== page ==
Monday, February 17, 2014

Fun with Jim

Every winter Ron's son Jim takes time out of his busy life and pays us a visit.  He is truly the best guest - he is happy to do anything we suggest.  One of Jim's goals was to get out in our beautiful Arizona weather and do some hiking.  I suggested we take the Hieroglyphic Trail in the Superstition Wilderness.

One advantage to hiking in the desert is the views.  There are no trees to get in the way.

The brittlebush is coming into bloom.

After a little more than a mile along the trail is an area that just begs to be explored.

We found lots of petroglyphs, some old, some new.  This appeared to be the most authentic grouping.

Looking up, we wondered about the possibility of an earthquake.

This silvery cholla cactus caught my eye.

The guys spotted these ancient grinding holes or monteros.

On our way back down, I got a shot of father and son.

Another day we headed out to a Peach Blossom Festival that Ron found advertised in the local paper.  Hummm, this isn't what I was picturing.

Ah, here they are.

But I think the best part was the little train.  Just look at this cute Union Pacific engine.

For our second hike we drove to the top of South Mountain.  The trail is a bit more rolling than I remembered and about a five mile round trip through picturesque Hidden Valley.  There's a famous spot named Fat Man Pass.  I forgot my camera (can you believe it?), but Jim snapped a picture with his phone of Ron maneuvering through the aptly-named pass.

Now here's the odd part.  I swore the spot was tighter than when we were there before, so I dug out my picture from five years ago.  What do you think?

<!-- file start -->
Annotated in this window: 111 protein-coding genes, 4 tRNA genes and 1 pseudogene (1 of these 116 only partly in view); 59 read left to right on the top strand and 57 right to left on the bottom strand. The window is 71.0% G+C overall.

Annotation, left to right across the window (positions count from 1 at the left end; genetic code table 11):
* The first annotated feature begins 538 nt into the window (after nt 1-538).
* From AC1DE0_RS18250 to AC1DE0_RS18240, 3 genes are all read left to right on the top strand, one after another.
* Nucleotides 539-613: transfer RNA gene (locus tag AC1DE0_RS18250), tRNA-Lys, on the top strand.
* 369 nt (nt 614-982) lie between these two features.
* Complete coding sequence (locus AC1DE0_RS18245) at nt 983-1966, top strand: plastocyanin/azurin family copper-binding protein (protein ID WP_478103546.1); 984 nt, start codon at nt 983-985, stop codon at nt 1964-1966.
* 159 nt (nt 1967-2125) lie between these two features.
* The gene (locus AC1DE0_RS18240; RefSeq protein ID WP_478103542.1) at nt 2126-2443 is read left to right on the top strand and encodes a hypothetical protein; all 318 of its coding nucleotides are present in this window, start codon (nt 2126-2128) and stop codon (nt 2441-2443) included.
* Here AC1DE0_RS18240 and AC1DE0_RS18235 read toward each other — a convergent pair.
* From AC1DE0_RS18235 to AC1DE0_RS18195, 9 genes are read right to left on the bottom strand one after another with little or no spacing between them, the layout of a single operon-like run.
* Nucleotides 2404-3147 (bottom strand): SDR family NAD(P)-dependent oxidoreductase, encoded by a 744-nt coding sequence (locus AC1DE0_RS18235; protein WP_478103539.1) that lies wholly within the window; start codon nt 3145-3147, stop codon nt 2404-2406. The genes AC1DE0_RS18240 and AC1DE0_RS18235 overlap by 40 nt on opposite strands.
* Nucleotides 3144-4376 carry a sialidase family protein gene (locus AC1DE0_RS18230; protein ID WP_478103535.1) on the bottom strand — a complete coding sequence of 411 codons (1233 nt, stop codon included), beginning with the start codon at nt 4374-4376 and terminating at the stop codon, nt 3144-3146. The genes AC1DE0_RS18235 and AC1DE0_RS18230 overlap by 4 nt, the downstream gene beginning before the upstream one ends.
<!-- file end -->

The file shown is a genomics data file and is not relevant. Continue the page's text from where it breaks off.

Saturday, February 8, 2014

Rare Opportunity

Along with fellow bloggers and friends John and Carol and WIN friend Patricia, we took advantage of a very rare opportunity recently.  The Church of Jesus Christ of Latter-day Saints broke ground in November 2010 for a new temple in Gilbert, Arizona.  This 85,000 square foot Gilbert Temple, the largest to be built in 17 years, will be dedicated on March 2nd and the public was invited to tour it beforehand.  As I'm sure you're aware, only Mormons in good standing are allowed inside Temple walls once dedicated, so we were excited to see it.

The first fact that surprised me was that this is only the 142nd operating temple of the Church worldwide.  Since they are worldwide, I assumed there would be more.

No photography was allowed on the tour, but since they gave us a handout with pictures, I will share them with you, beginning with the Entry.

I think all of us were amazed by the Baptistry.  Those twelve oxen are life-sized.

This was one of the instruction rooms.

The Celestial Room was just breathtaking.
I loved the beautiful art glass windows.

As they led us through gorgeous room after room, up and down stairs, I was just confused.  Beautiful as it was, it was nothing like I expected.  Where was the giant nave with a choir loft?  There was a small chapel, but nothing that would hold hundreds of people.  Well, this just shows my obvious ignorance of the Mormon religion.  The Temple is not used for Sunday services, but for sacred ordinances like baptism and eternal marriage.  There were seven Sealing rooms, where a bride and groom are married not only for this life but also for eternity.  For members of The Church of Jesus Christ of Latter-day Saints, the temple is the most sacred place on earth.  It is a spiritual center where each Mormon can find peace and a special closeness to God.

For me, it was really an interesting glimpse into the unknown.

I'll leave you with a shot of the angel Moroni, atop the 195 foot spire.